So here, the OPs boss might well find that they get a new summons for failing to identify the driver , which is a more serious offence than the speeding ticket would have been (and if the court determines that they did know but lied, then they would be into ‘attempting to pervert the course of justice’ which can result in a prison sentence – there was an MP who was sent to prison for 3 months a couple of years ago for this. )

            1. London Lass*

              Yes, that was the case I immediately thought of. It seems pretty short-sighted to risk a criminal record in order to protect a family member from the consequences of a minor, non-criminal, infraction. I would be very uncomfortable about continuing to work for someone who thinks that is an appropriate way to respond to the situation.

            2. UKDancer*

              That’s right, I think she claimed someone else was driving when it was her.

              There was another case a few years earlier in which an MP actually got his wife to take the speeding ticket for him because he would have been disqualified if he’d been convicted. He’d reached the maximum number of licence points allowable.

              When he left his wife for his researcher, the wife blew the whistle. They both were convicted of perverting the course of justice and got 8 months. She wrote a very interesting book in fact based on her time in prison.

          2. Red Reader the Adulting Fairy*

            In my experience with camera tickets (US, specifically Washington state) they don’t actually care who’s driving. The ticket goes to the registered owner to pay, *because* they can’t tell from the camera who was driving, and they say flat out that if someone else was driving that it’s on you to get them to reimburse you but the payment is your responsibility. However, the fine is the only outcome – where a normal officer-issued speed ticket includes points on your license, the camera ticket is functionally treated like a parking ticket; as long as it’s paid on time there are no further consequences.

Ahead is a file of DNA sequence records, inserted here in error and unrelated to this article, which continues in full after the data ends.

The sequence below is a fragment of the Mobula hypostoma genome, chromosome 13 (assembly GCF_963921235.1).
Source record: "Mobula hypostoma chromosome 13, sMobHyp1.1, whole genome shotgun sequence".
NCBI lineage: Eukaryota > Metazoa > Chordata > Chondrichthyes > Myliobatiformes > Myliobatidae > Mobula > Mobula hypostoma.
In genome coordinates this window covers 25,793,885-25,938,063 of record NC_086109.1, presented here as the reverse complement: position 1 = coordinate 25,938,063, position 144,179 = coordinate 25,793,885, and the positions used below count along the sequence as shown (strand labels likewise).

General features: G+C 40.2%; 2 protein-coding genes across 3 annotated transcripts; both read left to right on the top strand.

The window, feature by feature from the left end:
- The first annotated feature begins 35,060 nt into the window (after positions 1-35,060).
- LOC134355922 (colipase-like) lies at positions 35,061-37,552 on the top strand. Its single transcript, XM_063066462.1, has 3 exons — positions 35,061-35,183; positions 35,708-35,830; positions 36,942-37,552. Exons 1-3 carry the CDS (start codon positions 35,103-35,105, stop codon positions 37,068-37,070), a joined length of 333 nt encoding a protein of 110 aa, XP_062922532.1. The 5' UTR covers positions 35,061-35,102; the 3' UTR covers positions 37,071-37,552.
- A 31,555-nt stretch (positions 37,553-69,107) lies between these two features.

1. ThatGirl*

              I’m in Illinois and I got a red-light camera ticket once years ago, and this is pretty accurate for my experience. It was sent to me, there was a video I could see online and basically the only defense was “my car was stolen”. It was pay up or else but no other consequences once I paid. (It was also pretty stupid because it was a right turn that would have been a right arrow in a lot of places, the cross-streets had left turn arrows, but because I didn’t stop behind the line for 2 whole seconds…)

              1. CmdrShepard4ever*

                I have had the same issue. If you did not stop at all it probably is a lost cause. But if you did stop and it just happened to be past the line and the camera got you, you are able to contest the ticket. I have successfully contested a few “red-light” camera tickets when I did a legal right turn on red but just stopped slightly in front of the line. I request an in-person hearing and ask them to review the tape and see that I did stop and there are no signs against turning right on red. Legally you have to stop behind the line, and it very much depends on who is sitting in the admin law judges seat but if ask nicely you might be able to get it thrown out. Depending on the cost for some people it might not be worth the time since it does not go on your record. But you do have some recourse if you are willing to try.

              2. Boof*

                Yeah my mom got a photo ticket in illinois – BECAUSE THE PERSON IN FRONT OF HER ran the red light. It wasn’t her. But there was no recourse to contest the ticket.
                I actually really hate redlight tickets that are meant to generate revenue. The only way to do traffic cams IMHO is like Britain – make them very big and obvious, to try to trigger people to behave whatever rule is being broken (so I understand it anyway) – not the sneaky ones meant to fine people when maybe nothing of consequence is actually happening.

                1. Boof*

                  meant to say traffic cams – not just the redlight ones. The ones that are clearly about revenue and not safety.

                2. English, not American*

                  Yeah, when they want to drum up cash in the UK they sit with one of those speed-guns in a carefully parked car on stretches of road with speed limit changes. Much more ethical to clock someone going 1mph over the limit ten feet from the point at which they’d be 9mph under the limit.

                  Or the strategic bus lanes along twenty yards of road for an hour in the morning to stop people using it as a rat-run. They don’t work quite so well when people can drive on the wrong side of the road to avoid the camera. So bloody dangerous. I suspect that’s why they made one of the roads near my house one-way a couple of years ago, so there was less reason to try and game the sometimes-bus-lane.

                3. Anna Karenina*

                  many of these are run by private companies, so they are contracted out to collect. If its a private company, you can ignore with no repurcussions.

            2. AntsOnMyTable*

              In Arizona they are way more lax. It gets sent to the person who owns the car but you can say it is not you and there is no requirement to say who the person is or consequences if you don’t.

          3. Calanthea*

            There was a case in London recently where a supermarket delivery driver drove into a cyclist. They were caught on camera, along with the numberplate, and the supermarket just said they couldn’t possibly know who was driving. this meant they only got a fine for failing to tell the police who was driving, rather than the higher penalty of dangerous driving.